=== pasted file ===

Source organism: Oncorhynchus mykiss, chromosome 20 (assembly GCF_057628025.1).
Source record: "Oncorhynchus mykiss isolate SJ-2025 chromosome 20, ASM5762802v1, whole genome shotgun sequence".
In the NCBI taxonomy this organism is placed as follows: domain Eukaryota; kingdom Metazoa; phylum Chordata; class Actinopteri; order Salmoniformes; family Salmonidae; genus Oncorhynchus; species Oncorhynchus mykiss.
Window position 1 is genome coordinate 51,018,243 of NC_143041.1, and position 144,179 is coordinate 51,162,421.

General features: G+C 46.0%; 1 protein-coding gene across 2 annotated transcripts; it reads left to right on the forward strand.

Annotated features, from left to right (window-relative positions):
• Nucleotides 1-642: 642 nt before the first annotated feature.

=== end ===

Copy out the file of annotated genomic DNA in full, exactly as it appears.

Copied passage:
Source organism: Oncorhynchus mykiss, chromosome 20 (assembly GCF_057628025.1).
Source record: "Oncorhynchus mykiss isolate SJ-2025 chromosome 20, ASM5762802v1, whole genome shotgun sequence".
In the NCBI taxonomy this organism is placed as follows: domain Eukaryota; kingdom Metazoa; phylum Chordata; class Actinopteri; order Salmoniformes; family Salmonidae; genus Oncorhynchus; species Oncorhynchus mykiss.
Window position 1 is genome coordinate 51,018,243 of NC_143041.1, and position 144,179 is coordinate 51,162,421.

General features: G+C 46.0%; 1 protein-coding gene across 2 annotated transcripts; it reads left to right on the forward strand.

Annotated features, from left to right (window-relative positions):
• Nucleotides 1-642: 642 nt before the first annotated feature.